In 1984, a San Francisco police officer told me I should leave town and never come back. Seriously. Leave town, and never come back. I guess he didn’t like me very much.
Which was fine, believe me, the feeling was mutual. It was like this: I was in town with the Rock Against Reagan/Rock Against Racism Tour, driving and being the general facilitator for New York matinee thrash idols Reagan Youth. Singer Dave Insurgent (nee Rubenstein) was one of my best pals and he insisted I come on the tour and open their shows with the world’s most obnoxious comedy act, a Borscht-Belt Comedian as Satan-in-a-madras-jacket character that would tell one-liners about invading Nicarauga, a real sore point for lefties back then. Invaribly I would catch a hail of bottles and death threats before Dave and the band came on to deliver their message of peace and anarchy: Liberate yourelf, don’t be a reactionary, think for yourself, and get a fucking sense of humor.
1. Kendra Larson, Art Curator for Orlo, working the door with a stash of holiday pizazz. 2. Tom Webb, Bear Deluxe Editor-in-Chief, recaps the party options (sketch artist, etc.) and pulls a few raffle tickets.3. Just outside the spotlight, Evyn Oliver landscaped the air with the dreamy sounds I’ve heard near moments of exhaustion and later recalled as modern spirituals.
Friends of the Bear gathered and performed at Zoomtopia in SE Portland for Orlo’s 19th annual holiday party last Saturday. If all of your friends are some type of creative performer and you remind them to come because they’ll have an audience and you’re providing some drinks, you will be rewarded with this type of party.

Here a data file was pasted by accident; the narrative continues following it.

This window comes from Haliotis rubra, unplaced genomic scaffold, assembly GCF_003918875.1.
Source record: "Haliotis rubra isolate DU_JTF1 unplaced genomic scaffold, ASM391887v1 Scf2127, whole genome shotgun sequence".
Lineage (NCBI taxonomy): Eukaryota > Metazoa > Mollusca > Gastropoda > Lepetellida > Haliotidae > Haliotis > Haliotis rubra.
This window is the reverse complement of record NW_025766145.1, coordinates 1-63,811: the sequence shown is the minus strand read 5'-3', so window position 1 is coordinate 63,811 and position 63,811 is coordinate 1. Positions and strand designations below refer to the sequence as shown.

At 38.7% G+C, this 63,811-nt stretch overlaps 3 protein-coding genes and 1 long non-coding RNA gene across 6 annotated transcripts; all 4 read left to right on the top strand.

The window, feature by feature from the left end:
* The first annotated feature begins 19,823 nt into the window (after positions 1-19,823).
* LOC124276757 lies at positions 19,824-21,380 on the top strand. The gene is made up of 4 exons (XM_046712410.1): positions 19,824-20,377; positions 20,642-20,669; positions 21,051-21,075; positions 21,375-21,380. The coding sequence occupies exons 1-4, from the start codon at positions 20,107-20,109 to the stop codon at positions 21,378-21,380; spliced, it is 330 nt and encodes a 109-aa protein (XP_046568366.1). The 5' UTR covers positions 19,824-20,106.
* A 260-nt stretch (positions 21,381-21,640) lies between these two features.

The Bear Deluxe is just one of many outlets for Orlo to explore environmental issues through creative arts, so the party boasted a jam-packed, eclectic, four-hour line-up of entertainment, plus everyone’s supportive friends.
In case you haven’t overheard the outrage, Amazon is endorsing the nefarious practice of “showrooming” by offering discounts to holiday shoppers who essentially undermine brick-and-mortar stores (you can read our post about the controversy here).
Yesterday at the NY Times, Richard Russo asked some of his writer friends (including Stephen King, Andre Dubus III, and Ann Patchett) to respond to the news.
“These writers all derive considerable income from Amazon’s book sales,” writes Russo. “But when the responses to my query started coming in it was clear Amazon’s program would find no defenders in our ranks.” Basically, it’s all shock and awe at Amazon’s “scorched-earth capitalism.”
Nov. 10, New York City Punk Rock, Dirty Blues, and the Dark Side of Professional Wrestling: A Real Beat Happening
With the Midwest fading like headlights in our rear view mirror, Mickey Finn, The World’s Greatest Piano Player, and I are ready to take on the home town crowd in New York City.
The venue is none other than Manitoba’s Bar on Ave B and 7th Street, the scene of many of my favorite outrages. Once upon a time, I had a band called the New York Sheiks. It was a kind of a punk rock blues and dirty boogie band, a free wheeling experiment in gospel, glam and rock’n’roll terrorism, and back around the end of the century we played at this bar every Thursday for about three months getting ready to record our first record.
J. Davis Armistead changed the face of cool by hiding it behind a thick pair of glasses. Armistead, now retired, was Buddy Holly’s optometrist back when the musician was struggling to establish his identity (and struggling to see).
Holly’s vision was apparently so poor that he couldn’t read the ‘E’ at the top of the vision charts, but the nondescript glasses he wore weren’t helping his image. While watching an episode of “The Phil Silvers Show” (AKA Sergeant Bilko), Armistead discovered the iconic frames that would distinguish Holly and make it hip to be square.